An important principle of ITIL is that all requests should go through a single point of contact (abbreviated to SPOC). What this means, is that a single channel should be defined for the reception, classification, and distribution of a request or incident. Crucially, it does not mean that all contact with the customer should be done by tier one.
Many people who work in operations and development (as opposed to support) have completely misunderstood this. They treat ticketing systems as a nuisance, and direct customer contact as something to be handled by someone else, sending tickets back to support for customer contact. This introduces a number of problems.
First and foremost, it increases the time from receipt to resolution of a ticket. Second, it means that questions will be asked to the customer by people who may or may not know the greater implications, and who may or may not be able to ask follow-up questions. Third, it means that the case will be bounced back and forth, the responsibility of everyone – and hence noone.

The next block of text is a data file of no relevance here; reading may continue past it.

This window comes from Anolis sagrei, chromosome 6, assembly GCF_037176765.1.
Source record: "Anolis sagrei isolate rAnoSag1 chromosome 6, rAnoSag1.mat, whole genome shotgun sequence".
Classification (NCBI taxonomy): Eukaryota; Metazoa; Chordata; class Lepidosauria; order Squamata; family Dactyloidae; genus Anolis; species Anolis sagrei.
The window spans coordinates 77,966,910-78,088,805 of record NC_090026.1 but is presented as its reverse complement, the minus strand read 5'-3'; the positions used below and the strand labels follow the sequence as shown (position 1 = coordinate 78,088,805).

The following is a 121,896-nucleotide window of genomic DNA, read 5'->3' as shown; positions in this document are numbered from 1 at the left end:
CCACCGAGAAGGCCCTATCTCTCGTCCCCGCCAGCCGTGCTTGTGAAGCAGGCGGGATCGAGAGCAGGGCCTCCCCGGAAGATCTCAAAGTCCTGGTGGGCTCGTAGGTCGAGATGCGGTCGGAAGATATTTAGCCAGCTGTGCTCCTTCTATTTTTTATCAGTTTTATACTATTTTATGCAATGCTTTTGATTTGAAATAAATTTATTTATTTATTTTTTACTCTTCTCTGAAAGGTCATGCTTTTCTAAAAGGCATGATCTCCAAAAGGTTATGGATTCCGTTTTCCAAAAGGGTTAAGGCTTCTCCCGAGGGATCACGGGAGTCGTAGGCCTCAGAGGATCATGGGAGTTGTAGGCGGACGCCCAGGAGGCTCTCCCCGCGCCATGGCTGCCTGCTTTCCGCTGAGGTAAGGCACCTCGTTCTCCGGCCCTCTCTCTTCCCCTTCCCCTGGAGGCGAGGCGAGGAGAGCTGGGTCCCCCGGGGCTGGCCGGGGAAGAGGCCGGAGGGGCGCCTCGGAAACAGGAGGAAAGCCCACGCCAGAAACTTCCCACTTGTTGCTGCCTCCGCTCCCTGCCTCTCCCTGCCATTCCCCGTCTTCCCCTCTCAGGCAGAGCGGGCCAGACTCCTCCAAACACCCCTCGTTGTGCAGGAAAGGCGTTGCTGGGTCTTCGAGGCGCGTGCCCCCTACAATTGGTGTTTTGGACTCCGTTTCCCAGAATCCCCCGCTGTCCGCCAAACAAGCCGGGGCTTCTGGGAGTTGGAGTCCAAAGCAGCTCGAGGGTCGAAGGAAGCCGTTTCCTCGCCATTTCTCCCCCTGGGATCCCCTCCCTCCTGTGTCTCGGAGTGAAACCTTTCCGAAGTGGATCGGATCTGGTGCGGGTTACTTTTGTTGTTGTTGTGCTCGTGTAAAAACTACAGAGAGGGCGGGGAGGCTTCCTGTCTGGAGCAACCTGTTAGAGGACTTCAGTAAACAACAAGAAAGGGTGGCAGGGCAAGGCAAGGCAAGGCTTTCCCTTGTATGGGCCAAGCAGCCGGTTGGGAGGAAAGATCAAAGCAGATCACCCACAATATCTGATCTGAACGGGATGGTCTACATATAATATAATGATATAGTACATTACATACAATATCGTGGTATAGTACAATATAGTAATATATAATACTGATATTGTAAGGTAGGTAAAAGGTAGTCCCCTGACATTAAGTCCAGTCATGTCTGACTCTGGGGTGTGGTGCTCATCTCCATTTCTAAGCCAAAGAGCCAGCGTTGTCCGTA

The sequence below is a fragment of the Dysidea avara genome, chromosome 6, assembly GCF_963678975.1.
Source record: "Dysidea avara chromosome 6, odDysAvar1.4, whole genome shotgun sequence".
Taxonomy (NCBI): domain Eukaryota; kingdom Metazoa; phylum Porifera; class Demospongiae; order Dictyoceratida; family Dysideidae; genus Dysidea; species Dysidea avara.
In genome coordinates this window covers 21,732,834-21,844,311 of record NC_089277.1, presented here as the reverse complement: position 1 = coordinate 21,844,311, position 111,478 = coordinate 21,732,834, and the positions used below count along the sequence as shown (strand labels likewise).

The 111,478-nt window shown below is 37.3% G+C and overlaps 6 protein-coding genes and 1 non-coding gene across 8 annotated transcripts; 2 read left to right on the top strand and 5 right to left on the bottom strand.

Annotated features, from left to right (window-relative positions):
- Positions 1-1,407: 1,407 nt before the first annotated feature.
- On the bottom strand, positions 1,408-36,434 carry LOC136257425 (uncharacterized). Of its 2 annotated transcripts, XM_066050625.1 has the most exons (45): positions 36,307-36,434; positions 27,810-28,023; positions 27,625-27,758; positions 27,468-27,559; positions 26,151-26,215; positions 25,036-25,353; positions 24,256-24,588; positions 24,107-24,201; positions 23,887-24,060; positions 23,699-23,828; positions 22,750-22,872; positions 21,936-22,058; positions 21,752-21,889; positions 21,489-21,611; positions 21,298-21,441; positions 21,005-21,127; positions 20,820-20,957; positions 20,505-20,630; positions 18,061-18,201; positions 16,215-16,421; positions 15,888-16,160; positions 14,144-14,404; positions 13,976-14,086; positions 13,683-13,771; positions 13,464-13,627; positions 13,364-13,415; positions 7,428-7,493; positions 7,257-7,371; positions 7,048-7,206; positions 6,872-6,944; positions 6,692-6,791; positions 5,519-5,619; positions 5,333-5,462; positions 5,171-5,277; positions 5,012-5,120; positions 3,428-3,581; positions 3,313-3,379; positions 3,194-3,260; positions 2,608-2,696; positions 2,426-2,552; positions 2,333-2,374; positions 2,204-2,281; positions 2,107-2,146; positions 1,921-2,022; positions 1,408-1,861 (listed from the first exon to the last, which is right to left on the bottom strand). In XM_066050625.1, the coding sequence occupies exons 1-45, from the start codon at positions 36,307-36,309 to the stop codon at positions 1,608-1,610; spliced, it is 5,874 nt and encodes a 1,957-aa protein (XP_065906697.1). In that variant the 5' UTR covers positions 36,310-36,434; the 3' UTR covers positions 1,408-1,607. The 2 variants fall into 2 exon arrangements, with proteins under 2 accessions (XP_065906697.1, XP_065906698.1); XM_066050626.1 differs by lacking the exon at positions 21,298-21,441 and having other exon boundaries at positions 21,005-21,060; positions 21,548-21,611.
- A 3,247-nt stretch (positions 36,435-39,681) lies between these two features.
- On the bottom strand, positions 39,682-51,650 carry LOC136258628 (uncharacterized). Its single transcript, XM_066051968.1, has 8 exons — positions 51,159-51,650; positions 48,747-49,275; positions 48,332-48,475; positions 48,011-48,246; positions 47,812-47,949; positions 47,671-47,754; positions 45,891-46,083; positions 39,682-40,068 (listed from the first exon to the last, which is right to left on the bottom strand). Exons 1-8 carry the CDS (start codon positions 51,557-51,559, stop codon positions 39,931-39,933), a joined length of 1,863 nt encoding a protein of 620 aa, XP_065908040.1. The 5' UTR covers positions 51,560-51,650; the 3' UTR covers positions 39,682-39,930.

Happily, we can resolve these problems with relative ease; mandate that everyone use the ticket management system, and that a ticket is the responsibility of the assigned group and/or technician. If the technician wants information from the customer, it is their responsibility to contact the customer to get that information.
This is not to say that a ticket should be sent up the line without previous tiers doing their part of the job; far from it. Tickets that have not been properly described and documented should be returned to the previous tier for further work. Tickets that have been sent to the wrong duty section, however, should not be returned, but rather sent to the correct duty section.
The end goal is to resolve tickets as quickly as possible, with the highest appropriate quality possible, and at the lowest tier possible.